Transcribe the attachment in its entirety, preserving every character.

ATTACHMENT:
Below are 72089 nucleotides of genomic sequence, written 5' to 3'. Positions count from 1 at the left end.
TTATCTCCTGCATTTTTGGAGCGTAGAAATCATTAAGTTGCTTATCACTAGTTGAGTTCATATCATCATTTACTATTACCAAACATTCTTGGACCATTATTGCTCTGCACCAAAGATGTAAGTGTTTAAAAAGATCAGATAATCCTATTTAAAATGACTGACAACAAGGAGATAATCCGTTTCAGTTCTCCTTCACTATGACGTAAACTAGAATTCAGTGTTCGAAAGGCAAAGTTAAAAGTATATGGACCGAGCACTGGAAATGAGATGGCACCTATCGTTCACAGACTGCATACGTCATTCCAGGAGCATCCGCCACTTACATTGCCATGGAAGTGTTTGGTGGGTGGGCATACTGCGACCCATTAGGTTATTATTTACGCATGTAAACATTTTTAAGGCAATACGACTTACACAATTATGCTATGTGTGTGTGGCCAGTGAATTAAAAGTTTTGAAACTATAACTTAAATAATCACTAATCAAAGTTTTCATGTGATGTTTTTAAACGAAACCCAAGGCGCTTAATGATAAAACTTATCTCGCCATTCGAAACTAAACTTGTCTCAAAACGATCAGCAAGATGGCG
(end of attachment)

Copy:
Below are 72089 nucleotides of genomic sequence, written 5' to 3'. Positions count from 1 at the left end.
TTATCTCCTGCATTTTTGGAGCGTAGAAATCATTAAGTTGCTTATCACTAGTTGAGTTCATATCATCATTTACTATTACCAAACATTCTTGGACCATTATTGCTCTGCACCAAAGATGTAAGTGTTTAAAAAGATCAGATAATCCTATTTAAAATGACTGACAACAAGGAGATAATCCGTTTCAGTTCTCCTTCACTATGACGTAAACTAGAATTCAGTGTTCGAAAGGCAAAGTTAAAAGTATATGGACCGAGCACTGGAAATGAGATGGCACCTATCGTTCACAGACTGCATACGTCATTCCAGGAGCATCCGCCACTTACATTGCCATGGAAGTGTTTGGTGGGTGGGCATACTGCGACCCATTAGGTTATTATTTACGCATGTAAACATTTTTAAGGCAATACGACTTACACAATTATGCTATGTGTGTGTGGCCAGTGAATTAAAAGTTTTGAAACTATAACTTAAATAATCACTAATCAAAGTTTTCATGTGATGTTTTTAAACGAAACCCAAGGCGCTTAATGATAAAACTTATCTCGCCATTCGAAACTAAACTTGTCTCAAAACGATCAGCAAGATGGCG